Same Old, Same Old?
by Lynn Barber
Many of my ABA blog posts about big years are filled with general statements about big years, about the types of general planning that I do for big years, the general fact that there are doldrum times (my last post), and other generalities. When I look back on my previous big years and write about them, I almost always look at the big picture, remembering the overall picture of what a big year is like, what the good days are like, and what the days are like when the sought after bird is not found. I try to help those of you who have not done a big year get a general feeling for what doing one is like.
Now, in the throes of doing yet another big year, I realized today how the flavor of the days in a big year just cannot be tasted except by actually doing a big year. Short of actually doing a big year, a specific tale or two might be helpful. One such specific tale of this specific big year in South Dakota follows.
First I need to tell you that Sandhill Cranes are way up at the top of my favorite birds list. I have been wearing my Sandhill Crane earrings for days, hoping that they will bring me a sighting. Yesterday in the late afternoon, in my continued yearning quest to see Sandhill Cranes for this year, I traveled once again to two local farm ponds/lakes that are now ice-free and have been hosting migrating ducks for the past couple of weeks. I have driven the dirt roads to those lakes, as well as the neighboring roads, many, many times this year, usually without seeing anything new for the year.
Every time as I approach these lakes I anticipate that this time there will be something new. I look at every bird, count the number of birds of each species on the lakes and write all the information down dutifully in my 4x6 inch notebook. Of course I am happy to see Common Goldeneyes, Common Mergansers, Buffleheads, Canvasbacks, Redheads, Mallards, Gadwalls, American Wigeons and Canada Geese, which have been around in Fort Worth during the winter, and I am pleased that the numbers of Green-winged Teal and Northern Pintails that are springtime arrivals are increasing. But something has been lacking for a couple of weeks at these lakes until last night. That something was a new bird.
While a big year is always an ongoing, repetitive exercise in searching for and finding bird species that haven’t yet been seen during that year, it is much more than that. It is a search for, and a hope for, surprises. No matter how well you are prepared and knowledgeable about the birds that are sought, unless you tie the birds down, you just never know what you will find, and whether a particular sought-after bird will be there. Even if you were to do a big year, every year, in the same area, no two years would ever be the same, and there would be surprises. And when you are doing a big year in an area in the springtime where you have never witnessed spring migration, the surprises are even more numerous.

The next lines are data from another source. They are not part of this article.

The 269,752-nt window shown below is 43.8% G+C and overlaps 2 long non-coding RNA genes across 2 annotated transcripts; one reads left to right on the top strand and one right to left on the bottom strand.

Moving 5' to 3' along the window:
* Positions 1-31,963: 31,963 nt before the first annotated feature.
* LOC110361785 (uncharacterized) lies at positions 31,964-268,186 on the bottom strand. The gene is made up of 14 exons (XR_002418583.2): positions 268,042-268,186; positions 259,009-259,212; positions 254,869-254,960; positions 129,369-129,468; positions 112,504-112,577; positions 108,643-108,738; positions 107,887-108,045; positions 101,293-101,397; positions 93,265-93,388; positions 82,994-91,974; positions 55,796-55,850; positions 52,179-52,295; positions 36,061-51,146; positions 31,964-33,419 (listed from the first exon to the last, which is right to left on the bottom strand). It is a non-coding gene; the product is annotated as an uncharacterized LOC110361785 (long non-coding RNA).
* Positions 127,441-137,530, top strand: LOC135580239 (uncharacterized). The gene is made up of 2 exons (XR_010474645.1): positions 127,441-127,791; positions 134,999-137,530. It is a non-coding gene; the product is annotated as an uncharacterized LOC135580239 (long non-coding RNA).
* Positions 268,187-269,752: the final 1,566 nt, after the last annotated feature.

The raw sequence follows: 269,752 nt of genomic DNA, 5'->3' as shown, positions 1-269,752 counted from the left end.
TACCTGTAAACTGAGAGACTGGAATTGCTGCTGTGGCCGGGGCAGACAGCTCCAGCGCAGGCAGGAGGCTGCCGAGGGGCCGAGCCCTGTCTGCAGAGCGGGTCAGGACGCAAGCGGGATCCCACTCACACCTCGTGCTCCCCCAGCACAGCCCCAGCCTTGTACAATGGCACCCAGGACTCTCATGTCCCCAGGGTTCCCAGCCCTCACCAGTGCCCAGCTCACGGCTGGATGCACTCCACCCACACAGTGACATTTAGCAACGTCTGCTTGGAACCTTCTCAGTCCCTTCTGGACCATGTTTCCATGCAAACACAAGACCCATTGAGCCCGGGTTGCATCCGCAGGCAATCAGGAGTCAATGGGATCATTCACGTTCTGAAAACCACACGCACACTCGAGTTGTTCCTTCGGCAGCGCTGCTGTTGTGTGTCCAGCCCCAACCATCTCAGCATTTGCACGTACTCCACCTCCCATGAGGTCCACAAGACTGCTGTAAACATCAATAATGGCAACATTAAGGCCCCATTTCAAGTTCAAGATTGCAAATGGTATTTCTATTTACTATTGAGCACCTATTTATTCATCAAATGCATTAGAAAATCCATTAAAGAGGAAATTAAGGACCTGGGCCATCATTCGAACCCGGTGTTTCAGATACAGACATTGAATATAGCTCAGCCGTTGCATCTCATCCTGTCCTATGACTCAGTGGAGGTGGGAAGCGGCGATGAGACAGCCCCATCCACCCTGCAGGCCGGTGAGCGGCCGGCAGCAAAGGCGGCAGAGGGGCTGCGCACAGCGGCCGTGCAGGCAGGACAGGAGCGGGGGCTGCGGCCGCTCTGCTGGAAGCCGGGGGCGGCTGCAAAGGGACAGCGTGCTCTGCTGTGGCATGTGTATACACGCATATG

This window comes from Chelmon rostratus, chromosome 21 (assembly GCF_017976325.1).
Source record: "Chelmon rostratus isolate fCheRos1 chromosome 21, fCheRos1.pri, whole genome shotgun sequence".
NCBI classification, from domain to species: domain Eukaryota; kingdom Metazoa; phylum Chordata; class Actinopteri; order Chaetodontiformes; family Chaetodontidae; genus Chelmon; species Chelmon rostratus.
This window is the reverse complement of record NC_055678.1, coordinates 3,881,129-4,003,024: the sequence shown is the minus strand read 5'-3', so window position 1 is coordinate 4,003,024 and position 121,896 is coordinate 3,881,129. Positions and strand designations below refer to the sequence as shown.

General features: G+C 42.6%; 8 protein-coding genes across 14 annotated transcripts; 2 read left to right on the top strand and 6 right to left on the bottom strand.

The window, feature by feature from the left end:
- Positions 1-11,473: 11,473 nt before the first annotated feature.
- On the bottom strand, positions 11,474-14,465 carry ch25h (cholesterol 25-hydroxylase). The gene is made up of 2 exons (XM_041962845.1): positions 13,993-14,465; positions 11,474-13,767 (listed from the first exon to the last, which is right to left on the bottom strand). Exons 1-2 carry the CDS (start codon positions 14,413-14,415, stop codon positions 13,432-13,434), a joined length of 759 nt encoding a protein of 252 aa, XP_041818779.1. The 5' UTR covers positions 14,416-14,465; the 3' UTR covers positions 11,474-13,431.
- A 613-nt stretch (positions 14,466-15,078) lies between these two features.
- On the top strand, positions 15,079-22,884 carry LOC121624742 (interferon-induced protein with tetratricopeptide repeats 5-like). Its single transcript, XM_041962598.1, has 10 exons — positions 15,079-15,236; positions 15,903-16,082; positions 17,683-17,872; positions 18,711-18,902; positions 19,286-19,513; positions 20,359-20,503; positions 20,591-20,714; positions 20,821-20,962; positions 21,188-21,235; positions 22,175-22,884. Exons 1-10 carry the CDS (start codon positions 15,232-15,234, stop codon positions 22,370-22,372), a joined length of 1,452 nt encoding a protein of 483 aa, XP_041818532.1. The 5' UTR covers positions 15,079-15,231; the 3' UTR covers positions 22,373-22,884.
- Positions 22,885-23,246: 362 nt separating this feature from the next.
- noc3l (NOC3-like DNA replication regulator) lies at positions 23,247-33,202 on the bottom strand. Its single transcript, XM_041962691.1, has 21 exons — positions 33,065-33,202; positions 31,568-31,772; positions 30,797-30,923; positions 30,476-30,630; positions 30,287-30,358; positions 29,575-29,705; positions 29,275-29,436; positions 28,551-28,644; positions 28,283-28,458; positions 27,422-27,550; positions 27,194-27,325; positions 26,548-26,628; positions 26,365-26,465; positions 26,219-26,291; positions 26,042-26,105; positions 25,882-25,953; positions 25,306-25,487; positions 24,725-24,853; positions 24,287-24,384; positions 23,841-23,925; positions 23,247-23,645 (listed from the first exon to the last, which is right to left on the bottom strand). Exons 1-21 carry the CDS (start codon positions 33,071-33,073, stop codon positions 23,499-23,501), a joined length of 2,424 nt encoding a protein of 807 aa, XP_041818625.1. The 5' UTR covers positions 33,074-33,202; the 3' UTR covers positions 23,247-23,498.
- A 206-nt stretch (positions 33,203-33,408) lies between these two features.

Last night, I drove to the first lake on my chosen route, did a U-turn, pulled off the road, and began to count ducks, geese and killdeer. Numbers were down from the last time I had been there, but all species were the same old, same old. I was just about done with my counting, when I began to hear distant squawky, squeaky croaks, unmistakable sounds, the wonderful sounds of a large flock of Sandhill Cranes coming toward me, crossing the hills beyond the lake, and passing quite low overhead. There were about 200 cranes! I was delighted, and could have just gone home and joyfully relaxed. But I did have more time before dark and I needed to do some more birding. It is a big year after all and there were still birds that might be coming through that are not yet on my year list.
Since it was still quite light out, I went a few miles to the second lake. I had just pulled over to scan the lake when I heard faint Sandhill Crane calls again. Then to my wonder and amazement, some 1000 Sandhill Cranes, in skeins stretching out across the whole sky flew northward overhead. After they were gone, I just sat there, knowing that no matter how many same old, same old moments there are in a big year, it is the joyful moments of seeing favorite birds or unexpected birds that makes big years BIG. The same moments can of course happen in non-big years, but the more you are out there looking, the more such moments can, and do, come your way.
But I can only tell you what a big year is like for me – you’ll need to do your own and see it for yourself!
PS. I'm posting this earlier than my normal morning time, because I've just heard about a Whooping Crane in South Dakota!! It will be a very early morning tomorrow.